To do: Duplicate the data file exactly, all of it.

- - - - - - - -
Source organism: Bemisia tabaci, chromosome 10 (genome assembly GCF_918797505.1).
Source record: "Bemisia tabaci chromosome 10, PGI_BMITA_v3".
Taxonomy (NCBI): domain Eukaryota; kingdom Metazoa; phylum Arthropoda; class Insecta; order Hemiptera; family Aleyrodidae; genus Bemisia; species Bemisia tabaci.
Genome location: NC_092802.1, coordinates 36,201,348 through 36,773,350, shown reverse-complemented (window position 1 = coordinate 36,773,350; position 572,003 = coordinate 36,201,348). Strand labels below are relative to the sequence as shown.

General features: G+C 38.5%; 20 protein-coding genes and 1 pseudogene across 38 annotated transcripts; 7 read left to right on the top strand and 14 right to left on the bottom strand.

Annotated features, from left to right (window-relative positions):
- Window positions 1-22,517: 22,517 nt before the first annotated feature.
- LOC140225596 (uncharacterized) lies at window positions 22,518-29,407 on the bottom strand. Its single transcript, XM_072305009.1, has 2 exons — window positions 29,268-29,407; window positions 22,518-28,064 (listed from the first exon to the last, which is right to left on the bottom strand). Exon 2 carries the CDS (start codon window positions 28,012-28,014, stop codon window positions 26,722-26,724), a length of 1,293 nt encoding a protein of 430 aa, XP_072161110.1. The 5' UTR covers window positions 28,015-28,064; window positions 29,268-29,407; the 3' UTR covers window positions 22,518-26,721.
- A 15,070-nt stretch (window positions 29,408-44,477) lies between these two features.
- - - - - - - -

Source organism: Bemisia tabaci, chromosome 10 (genome assembly GCF_918797505.1).
Source record: "Bemisia tabaci chromosome 10, PGI_BMITA_v3".
Taxonomy (NCBI): domain Eukaryota; kingdom Metazoa; phylum Arthropoda; class Insecta; order Hemiptera; family Aleyrodidae; genus Bemisia; species Bemisia tabaci.
Genome location: NC_092802.1, coordinates 36,201,348 through 36,773,350, shown reverse-complemented (window position 1 = coordinate 36,773,350; position 572,003 = coordinate 36,201,348). Strand labels below are relative to the sequence as shown.

General features: G+C 38.5%; 20 protein-coding genes and 1 pseudogene across 38 annotated transcripts; 7 read left to right on the top strand and 14 right to left on the bottom strand.

Annotated features, from left to right (window-relative positions):
- Window positions 1-22,517: 22,517 nt before the first annotated feature.
- LOC140225596 (uncharacterized) lies at window positions 22,518-29,407 on the bottom strand. Its single transcript, XM_072305009.1, has 2 exons — window positions 29,268-29,407; window positions 22,518-28,064 (listed from the first exon to the last, which is right to left on the bottom strand). Exon 2 carries the CDS (start codon window positions 28,012-28,014, stop codon window positions 26,722-26,724), a length of 1,293 nt encoding a protein of 430 aa, XP_072161110.1. The 5' UTR covers window positions 28,015-28,064; window positions 29,268-29,407; the 3' UTR covers window positions 22,518-26,721.
- A 15,070-nt stretch (window positions 29,408-44,477) lies between these two features.